It had been a very long day but it was a lot of fun. I learned a lot from GD. We didn’t talk about the usual boring technical aspects of photography that is best reserved for a classroom discussion. We went out and he gave us practical pointers. Perhaps one key learning for me is the importance of taking time to see the subject. I’ve read a similar tip in Scott Kelby’s book under the section on Travel Photography. Kelby recommended researching photos that were taken of the place you are visiting and look for unique shots. This is good when you have time to research or when you go to a place that has been well-photographed, like the Eiffel Tower. But what if you are going to a remote area that has not yet made it to the Google Search Engine? I like GD’s approach of sitting back and spending a few minutes, an hour, a day to study the place, see how light changes the surroundings, look for unusual angles, or reflections in water, etc. More often, when going to a new place, we get so excited to snap photos that we just charge and start shooting the first thing we see.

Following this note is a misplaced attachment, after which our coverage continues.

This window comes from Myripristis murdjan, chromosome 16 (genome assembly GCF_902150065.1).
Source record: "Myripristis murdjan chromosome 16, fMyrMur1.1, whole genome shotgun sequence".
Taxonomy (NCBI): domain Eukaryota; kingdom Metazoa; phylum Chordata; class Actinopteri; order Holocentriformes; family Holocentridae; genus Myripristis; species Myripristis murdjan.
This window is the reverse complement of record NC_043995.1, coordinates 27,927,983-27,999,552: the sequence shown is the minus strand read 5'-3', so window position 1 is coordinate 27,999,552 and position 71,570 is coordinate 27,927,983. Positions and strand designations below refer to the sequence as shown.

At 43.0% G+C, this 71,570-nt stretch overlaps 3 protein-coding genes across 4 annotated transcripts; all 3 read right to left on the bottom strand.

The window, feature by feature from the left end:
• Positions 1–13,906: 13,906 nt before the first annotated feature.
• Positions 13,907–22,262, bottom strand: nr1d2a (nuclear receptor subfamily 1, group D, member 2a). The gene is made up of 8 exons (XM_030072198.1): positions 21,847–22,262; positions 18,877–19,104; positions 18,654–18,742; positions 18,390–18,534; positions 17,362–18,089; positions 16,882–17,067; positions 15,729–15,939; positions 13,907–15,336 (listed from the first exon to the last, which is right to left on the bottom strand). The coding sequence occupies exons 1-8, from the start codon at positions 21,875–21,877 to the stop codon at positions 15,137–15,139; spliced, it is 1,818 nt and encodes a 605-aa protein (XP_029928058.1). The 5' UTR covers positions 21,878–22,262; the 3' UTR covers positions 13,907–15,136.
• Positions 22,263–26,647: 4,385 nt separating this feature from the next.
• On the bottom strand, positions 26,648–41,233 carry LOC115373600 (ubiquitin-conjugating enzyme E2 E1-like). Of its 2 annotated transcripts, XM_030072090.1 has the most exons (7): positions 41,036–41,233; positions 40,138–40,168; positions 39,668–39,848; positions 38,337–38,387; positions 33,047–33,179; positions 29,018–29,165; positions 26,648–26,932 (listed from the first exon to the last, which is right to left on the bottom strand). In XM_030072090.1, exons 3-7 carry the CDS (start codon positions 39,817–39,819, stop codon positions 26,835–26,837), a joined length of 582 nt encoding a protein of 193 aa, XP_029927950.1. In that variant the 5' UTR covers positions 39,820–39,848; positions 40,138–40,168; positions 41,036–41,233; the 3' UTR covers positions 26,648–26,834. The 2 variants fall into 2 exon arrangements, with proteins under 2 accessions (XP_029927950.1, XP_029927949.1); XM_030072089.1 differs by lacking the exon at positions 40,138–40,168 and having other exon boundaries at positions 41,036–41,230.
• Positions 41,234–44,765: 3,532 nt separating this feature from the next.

On our briefing night, he also explained the difference between jpeg and RAW format. While I am mostly aware of this, it was the first time I learned that a jpeg file deteriorates over time, as you open and save it. He illustrated this with a bucket of water and a sponge. At that moment, I was convinced he is not just a great photographer, but a great teacher as well.
I also like what he shared about having a preset shutter-aperture-ISO before going out, just in case he sees a good shot that requires an immediate reaction. In cases like that, you won’t have to stop to make sure you have the correct setting.
He also shared some advantages and disadvantages of shooting in Portrait vs. Landscape orientation, and why it is better to have your subject slightly to the left or to the right and not right smack in the middle.
Most of all, I like what he said about great photos not being a product of a good camera, but they are born out of good sight. It’s what we see that makes a good photo.